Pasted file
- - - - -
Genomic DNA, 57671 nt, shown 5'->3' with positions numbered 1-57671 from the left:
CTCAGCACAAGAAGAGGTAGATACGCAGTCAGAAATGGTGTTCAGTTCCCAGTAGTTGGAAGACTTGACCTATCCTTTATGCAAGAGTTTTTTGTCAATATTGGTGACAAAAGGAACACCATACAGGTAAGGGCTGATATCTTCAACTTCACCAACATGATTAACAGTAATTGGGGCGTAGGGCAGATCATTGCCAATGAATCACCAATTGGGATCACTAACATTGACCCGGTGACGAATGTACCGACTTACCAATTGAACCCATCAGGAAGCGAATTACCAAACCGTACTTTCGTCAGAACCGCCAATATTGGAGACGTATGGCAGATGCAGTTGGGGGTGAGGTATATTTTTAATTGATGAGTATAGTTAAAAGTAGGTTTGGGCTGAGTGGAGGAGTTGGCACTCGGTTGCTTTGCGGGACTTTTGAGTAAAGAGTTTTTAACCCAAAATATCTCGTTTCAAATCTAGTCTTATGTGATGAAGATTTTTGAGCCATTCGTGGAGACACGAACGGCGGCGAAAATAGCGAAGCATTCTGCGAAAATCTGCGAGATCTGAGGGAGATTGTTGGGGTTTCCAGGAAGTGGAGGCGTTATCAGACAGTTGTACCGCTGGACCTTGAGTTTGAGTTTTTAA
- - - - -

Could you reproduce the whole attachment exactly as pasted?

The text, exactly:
Genomic DNA, 57671 nt, shown 5'->3' with positions numbered 1-57671 from the left:
CTCAGCACAAGAAGAGGTAGATACGCAGTCAGAAATGGTGTTCAGTTCCCAGTAGTTGGAAGACTTGACCTATCCTTTATGCAAGAGTTTTTTGTCAATATTGGTGACAAAAGGAACACCATACAGGTAAGGGCTGATATCTTCAACTTCACCAACATGATTAACAGTAATTGGGGCGTAGGGCAGATCATTGCCAATGAATCACCAATTGGGATCACTAACATTGACCCGGTGACGAATGTACCGACTTACCAATTGAACCCATCAGGAAGCGAATTACCAAACCGTACTTTCGTCAGAACCGCCAATATTGGAGACGTATGGCAGATGCAGTTGGGGGTGAGGTATATTTTTAATTGATGAGTATAGTTAAAAGTAGGTTTGGGCTGAGTGGAGGAGTTGGCACTCGGTTGCTTTGCGGGACTTTTGAGTAAAGAGTTTTTAACCCAAAATATCTCGTTTCAAATCTAGTCTTATGTGATGAAGATTTTTGAGCCATTCGTGGAGACACGAACGGCGGCGAAAATAGCGAAGCATTCTGCGAAAATCTGCGAGATCTGAGGGAGATTGTTGGGGTTTCCAGGAAGTGGAGGCGTTATCAGACAGTTGTACCGCTGGACCTTGAGTTTGAGTTTTTAA